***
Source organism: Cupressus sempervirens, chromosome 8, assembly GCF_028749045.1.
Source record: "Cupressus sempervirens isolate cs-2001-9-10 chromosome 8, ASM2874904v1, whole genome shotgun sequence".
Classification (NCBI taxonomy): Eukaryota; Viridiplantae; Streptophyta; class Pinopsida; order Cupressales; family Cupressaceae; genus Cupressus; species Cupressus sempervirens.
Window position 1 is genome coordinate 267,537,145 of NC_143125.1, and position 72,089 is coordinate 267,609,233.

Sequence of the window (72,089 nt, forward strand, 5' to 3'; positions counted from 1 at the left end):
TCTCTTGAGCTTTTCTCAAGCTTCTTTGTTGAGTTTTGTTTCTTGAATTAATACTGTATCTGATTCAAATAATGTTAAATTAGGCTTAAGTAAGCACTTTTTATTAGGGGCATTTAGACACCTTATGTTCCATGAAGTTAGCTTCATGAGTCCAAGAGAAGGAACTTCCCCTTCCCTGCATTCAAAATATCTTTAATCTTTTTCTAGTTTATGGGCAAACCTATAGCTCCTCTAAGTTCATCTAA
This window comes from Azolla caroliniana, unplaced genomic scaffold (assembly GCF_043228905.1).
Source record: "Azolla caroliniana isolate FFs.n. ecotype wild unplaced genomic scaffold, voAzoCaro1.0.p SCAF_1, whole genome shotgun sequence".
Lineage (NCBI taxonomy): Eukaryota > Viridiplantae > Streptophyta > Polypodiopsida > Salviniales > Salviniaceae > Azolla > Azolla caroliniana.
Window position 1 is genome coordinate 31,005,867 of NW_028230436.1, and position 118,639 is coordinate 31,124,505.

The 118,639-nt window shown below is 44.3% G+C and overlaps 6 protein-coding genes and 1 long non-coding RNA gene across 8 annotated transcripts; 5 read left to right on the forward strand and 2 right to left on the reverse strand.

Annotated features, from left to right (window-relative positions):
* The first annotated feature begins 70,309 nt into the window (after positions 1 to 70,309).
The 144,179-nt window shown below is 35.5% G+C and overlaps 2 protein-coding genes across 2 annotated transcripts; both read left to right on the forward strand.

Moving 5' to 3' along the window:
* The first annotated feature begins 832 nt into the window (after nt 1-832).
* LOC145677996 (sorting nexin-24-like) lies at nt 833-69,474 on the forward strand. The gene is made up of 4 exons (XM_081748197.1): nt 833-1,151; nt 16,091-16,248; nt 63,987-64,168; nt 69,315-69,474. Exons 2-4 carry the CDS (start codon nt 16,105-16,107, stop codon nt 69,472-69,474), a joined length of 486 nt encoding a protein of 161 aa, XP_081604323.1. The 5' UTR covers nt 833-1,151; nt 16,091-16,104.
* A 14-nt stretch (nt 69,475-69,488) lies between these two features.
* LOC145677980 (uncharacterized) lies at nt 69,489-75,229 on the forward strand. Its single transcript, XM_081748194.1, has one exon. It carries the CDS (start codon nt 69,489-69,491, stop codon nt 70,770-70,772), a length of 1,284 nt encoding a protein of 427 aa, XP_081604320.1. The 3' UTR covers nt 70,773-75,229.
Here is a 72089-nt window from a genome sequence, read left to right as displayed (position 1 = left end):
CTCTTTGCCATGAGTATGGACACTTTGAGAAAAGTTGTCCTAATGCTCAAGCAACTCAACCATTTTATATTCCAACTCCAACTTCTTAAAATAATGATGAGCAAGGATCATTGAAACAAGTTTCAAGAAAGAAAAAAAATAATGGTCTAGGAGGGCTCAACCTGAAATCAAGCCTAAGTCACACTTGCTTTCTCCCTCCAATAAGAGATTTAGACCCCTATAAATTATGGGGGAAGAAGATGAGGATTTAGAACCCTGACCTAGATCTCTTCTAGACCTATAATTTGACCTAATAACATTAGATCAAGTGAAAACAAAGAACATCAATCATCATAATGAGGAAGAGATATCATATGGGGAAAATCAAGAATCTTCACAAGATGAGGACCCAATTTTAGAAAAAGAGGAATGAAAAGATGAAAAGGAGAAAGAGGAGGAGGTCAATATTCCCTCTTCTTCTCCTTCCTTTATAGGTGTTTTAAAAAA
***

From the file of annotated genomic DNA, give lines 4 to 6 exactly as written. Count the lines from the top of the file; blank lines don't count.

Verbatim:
Window position 1 is genome coordinate 267,537,145 of NC_143125.1, and position 72,089 is coordinate 267,609,233.

Sequence of the window (72,089 nt, forward strand, 5' to 3'; positions counted from 1 at the left end):
TCTCTTGAGCTTTTCTCAAGCTTCTTTGTTGAGTTTTGTTTCTTGAATTAATACTGTATCTGATTCAAATAATGTTAAATTAGGCTTAAGTAAGCACTTTTTATTAGGGGCATTTAGACACCTTATGTTCCATGAAGTTAGCTTCATGAGTCCAAGAGAAGGAACTTCCCCTTCCCTGCATTCAAAATATCTTTAATCTTTTTCTAGTTTATGGGCAAACCTATAGCTCCTCTAAGTTCATCTAA